Many of us can recall instances where concerns about a trading partner eventually resulted in an actual event of insolvency.
Furthermore, as practitioners, we’re familiar with the common ‘signs’ that are indicative of a business in distress. These warning signs, outlined in Table 1, can range from fundamental to potentially fatal, depending on the severity of the indicators in question.
Early detection is key. Additionally, some indicators may remain hidden unless policies, procedures, or terms and conditions specifically address the types of issues present.
Table 1 – Key warning signs of insolvency
- Continuing losses, cost increases or margin loss
- Tight cashflow or low working capital
- Lack of detailed forecasting, having no strategy or business plan
- Incomplete financial records
- Poor internal governance, policies, or procedures
- Problems selling stock or collecting debts
- Deteriorating balance sheet
- Solicitors’ letters, demands, summonses, judgements, or warrants issued
- Suppliers placing the company on cash-on-delivery terms or restrictions
- Payments to creditors of rounded sums that are not specific invoices
- Overdraft limit reached or defaults on loan or interest payments
- Changes in key relationships or key personnel
- Overdue taxes and superannuation liabilities
- Increased level of complaints or queries raised (including on-line discussions)
- Presence of disputes or court proceedings
Given the current economic conditions, it is crucial that we carefully evaluate current business practices as they relate to the risk of insolvency.
By utilising the core functional areas within a business – risk and governance, people, market and industry, and operations, it enables better alignment with strategic reviews, business planning, and stress testing initiatives.
I’ve identified the top three observations across each core functional area that should be assessed to safeguard value or minimise losses for your business.
Risk and governance (including policy and financial governance)
- Credit policy and processes. Assess whether your terms and conditions accurately reflect your desired goals and protection measures. This involves considering aspects such as Personal Property Security Registration (PPSR), triggers for monitoring adverse events, mechanisms for fraud detection (including communication and review capabilities), and when it may be necessary to seek external support.
- Communication. Evaluate your ability to communicate promptly with trading partners when concerns arise. Review your policies and procedures to determine if they enable you to assess margins and amend contractual positions, as necessary.
- Risk monitoring. Ensure you have the means to monitor warning signs effectively. Establish an action plan with your trading partners, which may include ongoing communication and how they intend to resolve any concerns identified.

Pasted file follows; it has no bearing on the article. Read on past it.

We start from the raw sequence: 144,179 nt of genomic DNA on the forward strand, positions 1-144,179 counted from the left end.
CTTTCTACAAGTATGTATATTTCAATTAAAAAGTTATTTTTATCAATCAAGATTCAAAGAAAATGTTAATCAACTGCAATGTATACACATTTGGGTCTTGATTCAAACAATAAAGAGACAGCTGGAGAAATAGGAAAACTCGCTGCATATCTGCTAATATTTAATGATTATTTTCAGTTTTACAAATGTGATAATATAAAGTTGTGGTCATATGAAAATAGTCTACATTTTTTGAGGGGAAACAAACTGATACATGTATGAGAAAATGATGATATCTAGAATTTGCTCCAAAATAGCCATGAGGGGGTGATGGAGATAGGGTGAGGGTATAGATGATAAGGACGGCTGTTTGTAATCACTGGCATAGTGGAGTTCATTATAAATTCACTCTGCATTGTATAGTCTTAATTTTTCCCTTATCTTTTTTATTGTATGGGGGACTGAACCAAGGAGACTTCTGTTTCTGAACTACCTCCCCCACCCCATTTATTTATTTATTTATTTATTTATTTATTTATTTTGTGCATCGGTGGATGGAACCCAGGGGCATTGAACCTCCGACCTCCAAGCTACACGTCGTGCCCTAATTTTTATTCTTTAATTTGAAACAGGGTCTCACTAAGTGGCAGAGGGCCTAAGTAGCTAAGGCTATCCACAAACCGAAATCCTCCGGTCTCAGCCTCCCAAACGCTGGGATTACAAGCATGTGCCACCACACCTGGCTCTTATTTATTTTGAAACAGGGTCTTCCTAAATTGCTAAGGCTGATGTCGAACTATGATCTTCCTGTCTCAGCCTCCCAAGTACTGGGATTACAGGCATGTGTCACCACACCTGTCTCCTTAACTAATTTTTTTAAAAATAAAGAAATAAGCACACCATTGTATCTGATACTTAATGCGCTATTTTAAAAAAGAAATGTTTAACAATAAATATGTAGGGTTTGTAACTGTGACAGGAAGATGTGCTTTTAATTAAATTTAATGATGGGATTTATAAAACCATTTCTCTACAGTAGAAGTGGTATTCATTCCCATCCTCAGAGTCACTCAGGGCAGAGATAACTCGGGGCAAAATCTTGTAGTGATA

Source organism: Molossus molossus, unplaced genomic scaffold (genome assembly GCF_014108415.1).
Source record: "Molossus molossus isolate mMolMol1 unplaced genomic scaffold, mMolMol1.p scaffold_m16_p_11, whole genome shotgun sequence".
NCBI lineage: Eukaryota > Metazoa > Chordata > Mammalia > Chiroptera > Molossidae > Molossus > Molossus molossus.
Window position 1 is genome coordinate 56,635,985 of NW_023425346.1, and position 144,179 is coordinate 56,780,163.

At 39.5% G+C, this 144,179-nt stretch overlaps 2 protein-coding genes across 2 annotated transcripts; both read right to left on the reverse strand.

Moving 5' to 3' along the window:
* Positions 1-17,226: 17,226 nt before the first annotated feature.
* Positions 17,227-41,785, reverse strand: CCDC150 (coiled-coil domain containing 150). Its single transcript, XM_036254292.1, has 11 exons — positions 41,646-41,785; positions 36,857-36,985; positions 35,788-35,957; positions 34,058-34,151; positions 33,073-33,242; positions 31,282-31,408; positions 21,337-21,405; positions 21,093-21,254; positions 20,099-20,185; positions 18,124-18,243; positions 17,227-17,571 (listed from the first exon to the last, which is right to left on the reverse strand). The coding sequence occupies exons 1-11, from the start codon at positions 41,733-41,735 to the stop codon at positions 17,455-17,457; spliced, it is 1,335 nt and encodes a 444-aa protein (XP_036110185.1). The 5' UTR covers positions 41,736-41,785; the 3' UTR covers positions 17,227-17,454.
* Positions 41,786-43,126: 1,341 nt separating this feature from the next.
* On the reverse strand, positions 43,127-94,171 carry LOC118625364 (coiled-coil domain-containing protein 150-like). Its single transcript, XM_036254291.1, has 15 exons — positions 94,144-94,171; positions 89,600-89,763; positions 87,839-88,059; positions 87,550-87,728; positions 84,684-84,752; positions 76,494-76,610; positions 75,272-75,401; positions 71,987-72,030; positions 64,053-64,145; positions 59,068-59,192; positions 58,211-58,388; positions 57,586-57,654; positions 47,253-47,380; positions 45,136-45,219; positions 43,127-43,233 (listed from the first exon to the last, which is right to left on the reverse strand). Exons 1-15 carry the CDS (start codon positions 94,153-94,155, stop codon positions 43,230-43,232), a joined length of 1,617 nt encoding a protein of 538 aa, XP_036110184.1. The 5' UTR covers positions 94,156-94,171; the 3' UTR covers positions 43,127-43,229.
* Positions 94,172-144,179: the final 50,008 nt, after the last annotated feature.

By addressing these considerations within your risk and governance framework, you can better protect your business’s value and mitigate potential losses.
- Training. Assess whether you and your team are adequately informed about potential early warning signs. It is crucial to ensure that everyone involved understands the indicators that may signal risks or issues. Regular training sessions can help enhance awareness and enable proactive identification of warning signs.
- Communication. Evaluate your ability to ask the right questions to gain a thorough understanding of symptoms or potential problems. Effective communication skills are essential in extracting relevant information from stakeholders, partners, or colleagues. This helps in recognising early warning signs and taking appropriate actions.
- Connectivity. Determine whether your different business areas have sufficient connectivity and collaboration mechanisms in place. It is important to foster a culture of information sharing, understanding, and joint response across different departments within your organisation. This ensures that valuable insights and relevant information are effectively communicated and addressed collectively.
By focusing on these areas within the people aspect of your business, you can strengthen your ability to identify and respond to early warning signs, fostering a proactive and collaborative approach to risk management.
Market and industry
- Indicators. Evaluate whether you have access to relevant information or data that allows you to monitor market movements, regulatory changes, and feedback from staff regarding customer interactions. This data can help you form a comprehensive view of potential risks and identify early warning signs. Being proactive in gathering and analysing such information enables you to stay ahead of emerging challenges.
- Planning. Incorporate regular risk assessments as part of your business-as-usual activities. By scheduling these assessments and leveraging data from all business functions, you can effectively identify and mitigate potential risks. Aligning risk assessment with your overall business planning ensures that risk management becomes an integral part of your strategic decision-making processes.